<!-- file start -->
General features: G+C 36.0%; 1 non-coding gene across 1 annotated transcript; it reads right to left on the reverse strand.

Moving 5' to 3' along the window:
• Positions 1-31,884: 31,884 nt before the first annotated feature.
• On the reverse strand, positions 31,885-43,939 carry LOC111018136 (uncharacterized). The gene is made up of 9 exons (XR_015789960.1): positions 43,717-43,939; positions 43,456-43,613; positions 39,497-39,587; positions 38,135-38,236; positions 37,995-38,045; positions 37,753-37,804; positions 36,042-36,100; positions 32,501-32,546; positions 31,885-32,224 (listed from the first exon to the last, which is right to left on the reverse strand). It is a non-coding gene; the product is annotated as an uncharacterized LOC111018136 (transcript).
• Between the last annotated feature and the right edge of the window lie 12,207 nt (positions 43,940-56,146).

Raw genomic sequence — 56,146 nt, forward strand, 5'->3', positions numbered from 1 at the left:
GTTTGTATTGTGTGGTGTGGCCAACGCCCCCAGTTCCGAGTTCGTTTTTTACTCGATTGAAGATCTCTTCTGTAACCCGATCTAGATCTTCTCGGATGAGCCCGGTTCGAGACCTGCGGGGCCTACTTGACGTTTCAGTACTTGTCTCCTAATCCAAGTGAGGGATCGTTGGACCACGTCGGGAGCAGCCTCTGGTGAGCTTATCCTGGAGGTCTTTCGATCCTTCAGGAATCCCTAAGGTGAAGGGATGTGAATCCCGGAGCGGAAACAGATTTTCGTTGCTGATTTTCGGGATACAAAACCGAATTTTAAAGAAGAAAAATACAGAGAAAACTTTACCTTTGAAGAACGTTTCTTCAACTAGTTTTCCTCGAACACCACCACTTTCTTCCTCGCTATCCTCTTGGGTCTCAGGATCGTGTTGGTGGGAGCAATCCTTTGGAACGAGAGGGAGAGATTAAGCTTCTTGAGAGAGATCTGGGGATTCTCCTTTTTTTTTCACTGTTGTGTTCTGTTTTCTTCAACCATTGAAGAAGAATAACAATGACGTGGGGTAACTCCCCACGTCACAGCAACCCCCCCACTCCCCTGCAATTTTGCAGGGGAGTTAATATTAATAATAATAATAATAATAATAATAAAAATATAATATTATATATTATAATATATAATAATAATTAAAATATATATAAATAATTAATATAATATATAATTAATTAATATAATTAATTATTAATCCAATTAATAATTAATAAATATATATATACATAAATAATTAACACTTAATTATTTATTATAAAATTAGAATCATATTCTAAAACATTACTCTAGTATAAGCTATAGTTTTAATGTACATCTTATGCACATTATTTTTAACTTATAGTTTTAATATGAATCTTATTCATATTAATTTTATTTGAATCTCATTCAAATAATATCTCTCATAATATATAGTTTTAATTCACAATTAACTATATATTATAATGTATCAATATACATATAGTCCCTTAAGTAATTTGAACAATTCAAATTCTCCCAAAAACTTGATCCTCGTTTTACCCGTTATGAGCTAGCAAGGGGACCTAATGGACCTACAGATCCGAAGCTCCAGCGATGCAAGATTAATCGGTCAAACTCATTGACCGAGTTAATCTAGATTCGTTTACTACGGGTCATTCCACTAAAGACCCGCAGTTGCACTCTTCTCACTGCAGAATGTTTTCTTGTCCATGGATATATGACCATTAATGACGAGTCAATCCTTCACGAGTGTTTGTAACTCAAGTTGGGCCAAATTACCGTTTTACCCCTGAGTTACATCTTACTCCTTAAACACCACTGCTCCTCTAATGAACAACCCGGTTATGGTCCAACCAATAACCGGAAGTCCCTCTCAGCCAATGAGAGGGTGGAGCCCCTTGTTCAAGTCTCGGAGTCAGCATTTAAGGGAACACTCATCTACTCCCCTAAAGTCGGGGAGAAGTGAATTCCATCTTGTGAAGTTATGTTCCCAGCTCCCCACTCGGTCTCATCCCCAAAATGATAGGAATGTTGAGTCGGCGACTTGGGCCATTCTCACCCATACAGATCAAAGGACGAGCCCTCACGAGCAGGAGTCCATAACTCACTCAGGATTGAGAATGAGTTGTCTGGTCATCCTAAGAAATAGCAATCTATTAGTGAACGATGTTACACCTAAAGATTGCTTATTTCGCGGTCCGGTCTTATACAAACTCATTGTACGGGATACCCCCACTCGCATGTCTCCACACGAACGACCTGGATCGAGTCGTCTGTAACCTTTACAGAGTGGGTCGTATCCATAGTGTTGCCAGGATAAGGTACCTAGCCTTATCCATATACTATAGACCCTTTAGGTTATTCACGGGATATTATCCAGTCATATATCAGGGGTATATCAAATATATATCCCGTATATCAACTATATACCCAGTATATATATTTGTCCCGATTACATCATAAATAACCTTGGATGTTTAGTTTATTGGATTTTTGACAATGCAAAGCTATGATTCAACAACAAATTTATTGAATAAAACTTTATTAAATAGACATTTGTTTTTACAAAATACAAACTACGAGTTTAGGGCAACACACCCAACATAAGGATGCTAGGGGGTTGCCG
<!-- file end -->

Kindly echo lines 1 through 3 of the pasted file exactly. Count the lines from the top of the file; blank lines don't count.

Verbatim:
General features: G+C 36.0%; 1 non-coding gene across 1 annotated transcript; it reads right to left on the reverse strand.

Moving 5' to 3' along the window:
• Positions 1-31,884: 31,884 nt before the first annotated feature.